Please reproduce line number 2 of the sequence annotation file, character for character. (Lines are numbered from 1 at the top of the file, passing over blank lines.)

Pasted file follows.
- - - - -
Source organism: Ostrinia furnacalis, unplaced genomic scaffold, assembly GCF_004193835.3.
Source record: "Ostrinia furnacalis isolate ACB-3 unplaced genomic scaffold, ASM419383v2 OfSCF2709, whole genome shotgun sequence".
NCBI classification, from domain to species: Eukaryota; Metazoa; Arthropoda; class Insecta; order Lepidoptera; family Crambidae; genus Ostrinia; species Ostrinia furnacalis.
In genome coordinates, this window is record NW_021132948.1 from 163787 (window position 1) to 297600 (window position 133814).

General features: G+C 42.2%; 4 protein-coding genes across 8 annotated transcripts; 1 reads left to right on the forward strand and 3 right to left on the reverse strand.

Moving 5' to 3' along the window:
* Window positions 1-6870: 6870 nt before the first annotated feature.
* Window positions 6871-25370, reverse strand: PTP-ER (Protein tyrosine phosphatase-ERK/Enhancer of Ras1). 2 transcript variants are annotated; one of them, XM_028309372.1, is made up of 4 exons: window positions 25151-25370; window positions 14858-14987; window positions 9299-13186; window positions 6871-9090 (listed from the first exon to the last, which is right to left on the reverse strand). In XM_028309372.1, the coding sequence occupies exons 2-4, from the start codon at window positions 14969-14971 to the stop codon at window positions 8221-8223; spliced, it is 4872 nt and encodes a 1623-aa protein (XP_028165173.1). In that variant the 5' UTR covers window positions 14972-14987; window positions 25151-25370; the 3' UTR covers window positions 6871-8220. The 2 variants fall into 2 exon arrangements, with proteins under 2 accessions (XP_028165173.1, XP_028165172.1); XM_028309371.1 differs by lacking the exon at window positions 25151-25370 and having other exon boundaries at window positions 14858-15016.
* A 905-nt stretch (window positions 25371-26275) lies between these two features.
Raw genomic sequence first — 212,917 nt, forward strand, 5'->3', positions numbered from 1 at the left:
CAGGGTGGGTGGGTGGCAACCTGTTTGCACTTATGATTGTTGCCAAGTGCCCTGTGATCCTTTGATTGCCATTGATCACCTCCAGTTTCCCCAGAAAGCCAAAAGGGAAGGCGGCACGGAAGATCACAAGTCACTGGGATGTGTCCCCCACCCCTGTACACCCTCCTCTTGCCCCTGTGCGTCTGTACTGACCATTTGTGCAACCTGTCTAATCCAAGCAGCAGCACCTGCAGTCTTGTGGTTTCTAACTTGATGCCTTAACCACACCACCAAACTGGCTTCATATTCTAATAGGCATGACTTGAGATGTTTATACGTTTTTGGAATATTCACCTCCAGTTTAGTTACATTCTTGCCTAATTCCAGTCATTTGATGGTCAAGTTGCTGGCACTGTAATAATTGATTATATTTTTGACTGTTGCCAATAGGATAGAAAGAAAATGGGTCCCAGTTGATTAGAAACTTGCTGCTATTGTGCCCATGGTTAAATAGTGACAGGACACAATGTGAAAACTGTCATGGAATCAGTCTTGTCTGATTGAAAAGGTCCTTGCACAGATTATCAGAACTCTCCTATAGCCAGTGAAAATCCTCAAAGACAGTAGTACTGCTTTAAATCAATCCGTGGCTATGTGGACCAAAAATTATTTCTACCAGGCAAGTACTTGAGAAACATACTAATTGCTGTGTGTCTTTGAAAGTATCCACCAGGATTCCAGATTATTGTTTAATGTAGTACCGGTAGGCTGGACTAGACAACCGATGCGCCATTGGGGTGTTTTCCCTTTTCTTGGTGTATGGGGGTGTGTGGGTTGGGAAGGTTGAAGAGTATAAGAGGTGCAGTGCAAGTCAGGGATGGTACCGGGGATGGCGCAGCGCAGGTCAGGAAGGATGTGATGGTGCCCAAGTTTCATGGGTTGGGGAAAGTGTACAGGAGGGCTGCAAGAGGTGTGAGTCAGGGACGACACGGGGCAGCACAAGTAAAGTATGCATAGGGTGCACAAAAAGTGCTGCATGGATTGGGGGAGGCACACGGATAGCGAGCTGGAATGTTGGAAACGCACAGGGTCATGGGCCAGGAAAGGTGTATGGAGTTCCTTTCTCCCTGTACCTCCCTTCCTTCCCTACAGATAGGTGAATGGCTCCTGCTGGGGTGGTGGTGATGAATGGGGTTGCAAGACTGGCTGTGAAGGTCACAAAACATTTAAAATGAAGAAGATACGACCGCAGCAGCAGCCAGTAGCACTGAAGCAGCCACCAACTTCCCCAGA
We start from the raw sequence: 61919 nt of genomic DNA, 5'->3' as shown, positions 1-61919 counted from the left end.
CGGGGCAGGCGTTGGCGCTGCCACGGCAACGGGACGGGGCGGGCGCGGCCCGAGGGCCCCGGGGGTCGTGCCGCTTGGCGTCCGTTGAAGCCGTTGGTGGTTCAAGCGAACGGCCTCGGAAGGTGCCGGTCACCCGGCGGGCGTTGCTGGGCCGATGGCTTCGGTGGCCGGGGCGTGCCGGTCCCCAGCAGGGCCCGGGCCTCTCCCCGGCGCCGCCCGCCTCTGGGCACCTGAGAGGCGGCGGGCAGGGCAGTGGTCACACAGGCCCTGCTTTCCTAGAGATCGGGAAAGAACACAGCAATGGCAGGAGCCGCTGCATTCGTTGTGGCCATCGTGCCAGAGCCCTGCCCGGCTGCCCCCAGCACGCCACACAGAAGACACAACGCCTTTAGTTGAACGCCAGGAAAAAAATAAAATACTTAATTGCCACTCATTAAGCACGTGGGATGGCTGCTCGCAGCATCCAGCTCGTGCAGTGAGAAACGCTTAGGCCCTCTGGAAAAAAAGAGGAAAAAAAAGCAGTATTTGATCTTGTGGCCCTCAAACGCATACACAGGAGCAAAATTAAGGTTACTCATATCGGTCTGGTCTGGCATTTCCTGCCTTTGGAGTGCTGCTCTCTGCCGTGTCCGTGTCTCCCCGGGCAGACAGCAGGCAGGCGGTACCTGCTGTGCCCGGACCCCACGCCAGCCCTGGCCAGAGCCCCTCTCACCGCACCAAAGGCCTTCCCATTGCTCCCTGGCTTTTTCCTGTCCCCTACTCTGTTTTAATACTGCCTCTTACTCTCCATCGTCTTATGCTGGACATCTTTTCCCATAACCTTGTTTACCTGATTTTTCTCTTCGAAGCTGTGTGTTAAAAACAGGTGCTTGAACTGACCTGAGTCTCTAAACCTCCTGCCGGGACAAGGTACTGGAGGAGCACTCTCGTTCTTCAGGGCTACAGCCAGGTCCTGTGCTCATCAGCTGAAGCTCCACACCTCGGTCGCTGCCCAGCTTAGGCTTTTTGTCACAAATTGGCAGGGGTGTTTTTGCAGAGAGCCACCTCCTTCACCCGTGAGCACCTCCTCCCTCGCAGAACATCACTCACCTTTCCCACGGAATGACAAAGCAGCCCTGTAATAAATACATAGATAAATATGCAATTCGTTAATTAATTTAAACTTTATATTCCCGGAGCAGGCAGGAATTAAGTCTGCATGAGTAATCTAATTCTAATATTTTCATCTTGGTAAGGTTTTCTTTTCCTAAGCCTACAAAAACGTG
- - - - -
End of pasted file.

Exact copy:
Source record: "Ostrinia furnacalis isolate ACB-3 unplaced genomic scaffold, ASM419383v2 OfSCF2709, whole genome shotgun sequence".